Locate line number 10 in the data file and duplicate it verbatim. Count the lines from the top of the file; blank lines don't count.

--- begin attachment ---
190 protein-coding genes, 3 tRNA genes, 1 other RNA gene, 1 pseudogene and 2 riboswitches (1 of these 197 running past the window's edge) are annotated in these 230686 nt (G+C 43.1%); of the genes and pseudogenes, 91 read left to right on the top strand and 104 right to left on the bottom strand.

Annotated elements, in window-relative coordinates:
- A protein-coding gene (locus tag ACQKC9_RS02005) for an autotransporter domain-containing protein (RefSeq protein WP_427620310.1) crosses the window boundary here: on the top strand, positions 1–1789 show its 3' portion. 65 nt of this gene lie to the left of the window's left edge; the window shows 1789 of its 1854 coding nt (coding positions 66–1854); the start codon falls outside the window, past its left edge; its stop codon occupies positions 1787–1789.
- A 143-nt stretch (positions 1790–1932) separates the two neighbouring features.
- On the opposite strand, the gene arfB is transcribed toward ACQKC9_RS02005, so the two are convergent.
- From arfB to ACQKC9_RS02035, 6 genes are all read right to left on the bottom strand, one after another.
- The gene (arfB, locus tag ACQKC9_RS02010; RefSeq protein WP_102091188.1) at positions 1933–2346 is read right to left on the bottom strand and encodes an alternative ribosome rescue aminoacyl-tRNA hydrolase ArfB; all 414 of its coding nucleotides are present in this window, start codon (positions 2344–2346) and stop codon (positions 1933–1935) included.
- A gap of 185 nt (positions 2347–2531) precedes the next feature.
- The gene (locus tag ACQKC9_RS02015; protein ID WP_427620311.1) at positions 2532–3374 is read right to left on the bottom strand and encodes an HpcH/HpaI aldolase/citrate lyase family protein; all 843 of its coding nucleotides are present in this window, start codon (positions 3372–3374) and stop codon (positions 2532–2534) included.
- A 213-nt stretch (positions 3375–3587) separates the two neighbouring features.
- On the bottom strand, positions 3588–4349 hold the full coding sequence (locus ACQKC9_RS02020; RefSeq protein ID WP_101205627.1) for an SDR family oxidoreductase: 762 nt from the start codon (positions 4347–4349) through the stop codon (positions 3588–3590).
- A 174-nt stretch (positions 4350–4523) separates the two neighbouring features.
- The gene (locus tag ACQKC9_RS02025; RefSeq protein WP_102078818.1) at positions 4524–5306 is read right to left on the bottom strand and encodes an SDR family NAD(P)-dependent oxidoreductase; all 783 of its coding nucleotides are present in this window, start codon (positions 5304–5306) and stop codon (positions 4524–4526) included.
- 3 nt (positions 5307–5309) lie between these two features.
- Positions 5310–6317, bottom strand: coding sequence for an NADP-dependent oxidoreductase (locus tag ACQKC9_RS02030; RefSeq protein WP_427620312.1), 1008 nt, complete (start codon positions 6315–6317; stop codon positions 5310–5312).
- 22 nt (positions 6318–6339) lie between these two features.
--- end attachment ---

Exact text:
- A 213-nt stretch (positions 3375–3587) separates the two neighbouring features.